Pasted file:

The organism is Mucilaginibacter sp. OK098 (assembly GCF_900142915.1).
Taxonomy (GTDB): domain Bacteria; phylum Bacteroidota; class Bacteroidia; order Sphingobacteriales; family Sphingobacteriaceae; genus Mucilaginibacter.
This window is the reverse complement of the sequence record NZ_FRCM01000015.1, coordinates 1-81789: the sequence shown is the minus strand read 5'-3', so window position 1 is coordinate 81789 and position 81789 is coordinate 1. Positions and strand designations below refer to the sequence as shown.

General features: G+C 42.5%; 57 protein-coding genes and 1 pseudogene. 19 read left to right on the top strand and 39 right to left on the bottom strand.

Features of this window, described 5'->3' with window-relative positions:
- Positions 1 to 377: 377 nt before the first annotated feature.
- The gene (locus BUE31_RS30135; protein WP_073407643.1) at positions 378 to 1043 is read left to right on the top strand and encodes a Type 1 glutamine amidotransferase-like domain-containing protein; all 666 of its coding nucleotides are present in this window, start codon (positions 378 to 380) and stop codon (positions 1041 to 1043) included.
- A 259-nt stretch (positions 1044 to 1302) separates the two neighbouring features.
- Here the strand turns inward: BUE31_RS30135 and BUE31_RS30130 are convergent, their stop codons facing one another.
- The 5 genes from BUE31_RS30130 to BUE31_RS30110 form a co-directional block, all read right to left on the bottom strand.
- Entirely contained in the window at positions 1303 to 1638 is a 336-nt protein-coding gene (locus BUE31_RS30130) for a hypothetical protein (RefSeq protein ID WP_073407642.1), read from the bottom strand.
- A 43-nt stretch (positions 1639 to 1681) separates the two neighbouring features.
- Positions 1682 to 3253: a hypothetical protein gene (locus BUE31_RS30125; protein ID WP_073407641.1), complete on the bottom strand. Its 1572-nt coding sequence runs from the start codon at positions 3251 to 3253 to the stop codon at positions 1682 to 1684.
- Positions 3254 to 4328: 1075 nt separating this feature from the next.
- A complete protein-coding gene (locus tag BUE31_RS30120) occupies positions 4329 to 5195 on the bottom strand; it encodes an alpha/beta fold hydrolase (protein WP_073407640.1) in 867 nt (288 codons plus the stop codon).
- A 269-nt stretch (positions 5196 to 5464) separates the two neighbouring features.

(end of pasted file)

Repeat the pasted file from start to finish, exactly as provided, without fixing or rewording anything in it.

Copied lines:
The organism is Mucilaginibacter sp. OK098 (assembly GCF_900142915.1).
Taxonomy (GTDB): domain Bacteria; phylum Bacteroidota; class Bacteroidia; order Sphingobacteriales; family Sphingobacteriaceae; genus Mucilaginibacter.
This window is the reverse complement of the sequence record NZ_FRCM01000015.1, coordinates 1-81789: the sequence shown is the minus strand read 5'-3', so window position 1 is coordinate 81789 and position 81789 is coordinate 1. Positions and strand designations below refer to the sequence as shown.

General features: G+C 42.5%; 57 protein-coding genes and 1 pseudogene. 19 read left to right on the top strand and 39 right to left on the bottom strand.

Features of this window, described 5'->3' with window-relative positions:
- Positions 1 to 377: 377 nt before the first annotated feature.
- The gene (locus BUE31_RS30135; protein WP_073407643.1) at positions 378 to 1043 is read left to right on the top strand and encodes a Type 1 glutamine amidotransferase-like domain-containing protein; all 666 of its coding nucleotides are present in this window, start codon (positions 378 to 380) and stop codon (positions 1041 to 1043) included.
- A 259-nt stretch (positions 1044 to 1302) separates the two neighbouring features.
- Here the strand turns inward: BUE31_RS30135 and BUE31_RS30130 are convergent, their stop codons facing one another.
- The 5 genes from BUE31_RS30130 to BUE31_RS30110 form a co-directional block, all read right to left on the bottom strand.
- Entirely contained in the window at positions 1303 to 1638 is a 336-nt protein-coding gene (locus BUE31_RS30130) for a hypothetical protein (RefSeq protein ID WP_073407642.1), read from the bottom strand.
- A 43-nt stretch (positions 1639 to 1681) separates the two neighbouring features.
- Positions 1682 to 3253: a hypothetical protein gene (locus BUE31_RS30125; protein ID WP_073407641.1), complete on the bottom strand. Its 1572-nt coding sequence runs from the start codon at positions 3251 to 3253 to the stop codon at positions 1682 to 1684.
- Positions 3254 to 4328: 1075 nt separating this feature from the next.
- A complete protein-coding gene (locus tag BUE31_RS30120) occupies positions 4329 to 5195 on the bottom strand; it encodes an alpha/beta fold hydrolase (protein WP_073407640.1) in 867 nt (288 codons plus the stop codon).
- A 269-nt stretch (positions 5196 to 5464) separates the two neighbouring features.